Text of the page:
Sony trickles down high-end guts to latest compact mirrorless, the Alpha 5100

Sony has unveiled a new mirrorless interchangeable lens camera, the Alpha 5100, a highly compact ILC (Sony touts it’s one of the world’s smallest). Slotted between the A5000 and A6000 (two cameras we love), the A5100 is the evolution of the NEX 5T, another DT-recommended camera that will be replaced (the A5100 also phases out the NEX name that distinguished Sony’s compact system cameras, or CSCs).

While the A5100 and A5000 target the same customers – entry-level users stepping up from a compact point-and-shoot or smartphone, as well as those moving from entry-level DSLRs – and share a similar form-factor, the A5100 has several higher-end featured trickled down from the midrange A6000. Besides using the same 24-megapixel APS-C sensor and Bionz X image processor as its bigger brother, the A5100 has the same hybrid autofocus system that uses both contrast-detection and phase-detection points to achieve focusing speeds as fast as 0.07 seconds (the NEX-5T also utilized hybrid autofocus, but it has fewer phase detection points). The camera also supports Eye AF and Lock-on AF (two functions trickled down from the A7/A7R flagship full-frame cameras), Flexible Spot AF area, and AF-A mode (auto switching between AF-C and AF-S). ISO remains the same at a max of 25,600. However, it does have a slower continuous shooting speed of 6 frames per second (versus the 11 fps in the A6000 and 10 fps in the NEX-5T), but has a higher max frame per burst (at JPEG Fine L setting). The sensor’s gapless on-chip lens design is optimized for corners, Sony says, allowing for very even light distribution from corner to corner and giving you sharper image results. The A5100 retains the 3-inch, 921k-pixel, selfie-friendly 180-degree-tilting touchscreen LCD – which both the A5000 and A6000 lack – and Sony has added a built-in flash.

If you like shooting movies, the A5100 has some features that will interest you. Besides Full HD 1080 recording at 60p, the A5100 also records in the XAVC S format. This codec allows you to record a higher data rate (50 Mbps) with compression that retains high video quality. Plus, the camera can record AVCHD or XAVC S along with a lower-res MP4 video at the same time, to the same card. (If you plan to do this or use the higher codecs, get yourself a good quality high-speed SD card.) Thanks to the Bionz X processor, “the camera is able to read, process and output data from all of the sensor’s pixels during video recording, ensuring that it produces the highest quality video possible by eliminating aliasing, moire, and false color artifacts,” Sony says. There’s also a zebra function if your filmmaking know-how is a bit more advanced.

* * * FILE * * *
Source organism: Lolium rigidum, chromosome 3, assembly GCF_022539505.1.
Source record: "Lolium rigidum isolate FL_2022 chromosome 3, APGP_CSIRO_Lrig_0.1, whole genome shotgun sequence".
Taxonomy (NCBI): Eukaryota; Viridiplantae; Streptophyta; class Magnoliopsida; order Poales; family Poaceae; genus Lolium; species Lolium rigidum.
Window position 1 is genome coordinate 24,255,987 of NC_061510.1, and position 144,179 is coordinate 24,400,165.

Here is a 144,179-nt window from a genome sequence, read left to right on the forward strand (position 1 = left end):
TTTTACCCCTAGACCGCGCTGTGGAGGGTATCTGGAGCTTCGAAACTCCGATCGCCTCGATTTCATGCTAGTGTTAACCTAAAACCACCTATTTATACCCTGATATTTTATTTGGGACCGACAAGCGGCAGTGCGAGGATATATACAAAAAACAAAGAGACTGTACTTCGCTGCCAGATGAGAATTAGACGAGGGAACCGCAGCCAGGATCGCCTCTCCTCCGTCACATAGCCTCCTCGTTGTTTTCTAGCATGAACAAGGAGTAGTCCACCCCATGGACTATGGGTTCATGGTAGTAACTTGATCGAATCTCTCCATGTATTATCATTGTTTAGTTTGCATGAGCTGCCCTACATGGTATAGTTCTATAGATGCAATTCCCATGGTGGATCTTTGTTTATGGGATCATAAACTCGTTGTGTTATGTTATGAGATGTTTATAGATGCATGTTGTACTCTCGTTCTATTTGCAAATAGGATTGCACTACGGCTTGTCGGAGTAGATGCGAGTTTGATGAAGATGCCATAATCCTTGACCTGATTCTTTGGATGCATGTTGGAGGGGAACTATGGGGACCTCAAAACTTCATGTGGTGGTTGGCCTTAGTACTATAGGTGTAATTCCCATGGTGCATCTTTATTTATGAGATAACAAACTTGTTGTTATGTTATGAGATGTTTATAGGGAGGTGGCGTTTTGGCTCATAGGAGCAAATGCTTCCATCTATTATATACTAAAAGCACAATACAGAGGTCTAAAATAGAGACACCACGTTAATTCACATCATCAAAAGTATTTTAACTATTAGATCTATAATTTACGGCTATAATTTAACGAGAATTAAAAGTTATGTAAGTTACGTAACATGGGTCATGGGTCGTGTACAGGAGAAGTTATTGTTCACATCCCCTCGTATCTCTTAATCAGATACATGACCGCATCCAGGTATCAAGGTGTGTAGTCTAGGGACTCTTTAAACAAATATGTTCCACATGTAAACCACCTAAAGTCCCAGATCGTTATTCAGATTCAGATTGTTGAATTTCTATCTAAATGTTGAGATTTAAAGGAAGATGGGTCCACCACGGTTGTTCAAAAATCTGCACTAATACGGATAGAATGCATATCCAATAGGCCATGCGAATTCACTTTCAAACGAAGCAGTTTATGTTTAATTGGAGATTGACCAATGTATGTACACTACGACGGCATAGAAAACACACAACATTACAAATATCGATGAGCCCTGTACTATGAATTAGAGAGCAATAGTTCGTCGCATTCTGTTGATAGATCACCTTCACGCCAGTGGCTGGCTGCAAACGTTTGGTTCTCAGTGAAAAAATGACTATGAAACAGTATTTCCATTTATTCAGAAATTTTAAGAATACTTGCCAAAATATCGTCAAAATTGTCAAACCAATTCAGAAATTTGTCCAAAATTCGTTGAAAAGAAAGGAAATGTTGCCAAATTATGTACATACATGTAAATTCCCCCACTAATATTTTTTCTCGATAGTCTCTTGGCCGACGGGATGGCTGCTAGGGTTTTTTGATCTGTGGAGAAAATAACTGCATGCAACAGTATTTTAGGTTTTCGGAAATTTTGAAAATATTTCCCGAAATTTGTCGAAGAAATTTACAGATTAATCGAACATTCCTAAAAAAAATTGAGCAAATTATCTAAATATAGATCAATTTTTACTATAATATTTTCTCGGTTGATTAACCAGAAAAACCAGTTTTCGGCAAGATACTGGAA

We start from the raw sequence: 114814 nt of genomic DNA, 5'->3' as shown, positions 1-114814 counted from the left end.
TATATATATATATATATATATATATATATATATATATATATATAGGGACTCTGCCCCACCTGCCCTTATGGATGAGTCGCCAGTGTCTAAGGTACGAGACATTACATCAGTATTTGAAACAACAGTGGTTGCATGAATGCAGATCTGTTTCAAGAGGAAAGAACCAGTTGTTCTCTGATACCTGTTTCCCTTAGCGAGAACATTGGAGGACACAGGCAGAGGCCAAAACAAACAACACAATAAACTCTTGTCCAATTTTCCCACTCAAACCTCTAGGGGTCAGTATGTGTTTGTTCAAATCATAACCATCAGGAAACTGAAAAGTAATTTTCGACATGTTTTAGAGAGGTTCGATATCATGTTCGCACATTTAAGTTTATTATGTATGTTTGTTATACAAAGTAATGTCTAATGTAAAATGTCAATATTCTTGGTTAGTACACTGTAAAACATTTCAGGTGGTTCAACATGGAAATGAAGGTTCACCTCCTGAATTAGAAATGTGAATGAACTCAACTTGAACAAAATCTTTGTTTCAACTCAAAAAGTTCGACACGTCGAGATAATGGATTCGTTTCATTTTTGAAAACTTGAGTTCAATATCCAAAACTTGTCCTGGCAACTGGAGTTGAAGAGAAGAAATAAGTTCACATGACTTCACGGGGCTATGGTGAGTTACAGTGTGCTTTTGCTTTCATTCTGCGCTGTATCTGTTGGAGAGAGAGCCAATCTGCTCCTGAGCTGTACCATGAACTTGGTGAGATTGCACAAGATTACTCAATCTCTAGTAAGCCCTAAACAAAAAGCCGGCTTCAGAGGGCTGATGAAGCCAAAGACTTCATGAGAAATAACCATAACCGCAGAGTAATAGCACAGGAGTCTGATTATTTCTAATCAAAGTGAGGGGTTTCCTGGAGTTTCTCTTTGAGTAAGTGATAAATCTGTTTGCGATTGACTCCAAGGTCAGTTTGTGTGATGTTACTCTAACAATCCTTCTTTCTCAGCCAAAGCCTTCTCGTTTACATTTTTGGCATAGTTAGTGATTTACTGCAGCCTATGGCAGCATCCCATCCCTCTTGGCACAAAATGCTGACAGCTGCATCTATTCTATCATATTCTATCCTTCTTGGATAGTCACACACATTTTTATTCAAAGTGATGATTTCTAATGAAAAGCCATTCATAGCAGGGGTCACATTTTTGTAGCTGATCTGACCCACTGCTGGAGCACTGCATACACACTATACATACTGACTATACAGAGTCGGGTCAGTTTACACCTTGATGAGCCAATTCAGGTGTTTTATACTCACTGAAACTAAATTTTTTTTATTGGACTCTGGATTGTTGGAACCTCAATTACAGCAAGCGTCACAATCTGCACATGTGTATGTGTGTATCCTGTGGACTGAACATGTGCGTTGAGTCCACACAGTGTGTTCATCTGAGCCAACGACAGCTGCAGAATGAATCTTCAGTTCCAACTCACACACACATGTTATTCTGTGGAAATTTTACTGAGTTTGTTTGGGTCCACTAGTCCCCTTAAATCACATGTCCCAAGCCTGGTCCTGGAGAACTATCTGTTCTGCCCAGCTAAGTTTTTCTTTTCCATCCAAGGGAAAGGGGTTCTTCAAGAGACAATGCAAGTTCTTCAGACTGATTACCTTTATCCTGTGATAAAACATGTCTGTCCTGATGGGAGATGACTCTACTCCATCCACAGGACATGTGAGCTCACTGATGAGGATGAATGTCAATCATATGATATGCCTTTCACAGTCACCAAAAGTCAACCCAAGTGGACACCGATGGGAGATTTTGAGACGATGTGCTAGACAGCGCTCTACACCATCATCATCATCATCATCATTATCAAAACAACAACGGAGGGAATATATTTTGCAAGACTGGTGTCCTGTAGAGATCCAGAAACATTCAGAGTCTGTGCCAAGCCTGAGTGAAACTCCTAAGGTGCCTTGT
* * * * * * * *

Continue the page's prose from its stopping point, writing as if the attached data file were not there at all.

The A5100 has Wi-Fi/NFC for the typical smartphone pairing for wireless photo transfers and remote view and shutter, but it also supports Sony’s downloadable PlayMemories Camera Apps, including the new My Best Portrait app. Being that this is a selfie-friendly camera, the grip has been optimized for self-portraits, as well. The camera comes in white or black, and will sell for $700 with a 16-50mm motorized zoom kit lens, or, if you are stepping up from the A5000, NEX-5T, or any previous Sony E-mount CSC, you can get the body for $550; both cameras hit stores in September 2014. There are also new cases and a remote shutter, all optional, that accompany the camera.

Although we haven’t had a chance to try the A5100 in person, judging from recent Sony cameras we have tested, we are going to come out and say that this will probably be another winner. We gave the A6000 an Editor’s Choice, and the A5000 our Recommended seal of approval; since the A5100 borrows the best from both and it’s a step-up from the well-liked NEX-5T, we’re sure we’ll give this camera high marks. Of course, final judgment will come after we’ve taken this small compact ILC for a spin.

Emerging Tech

Awesome Tech You Can’t Buy Yet: 1-handed drone control, a pot that stirs itself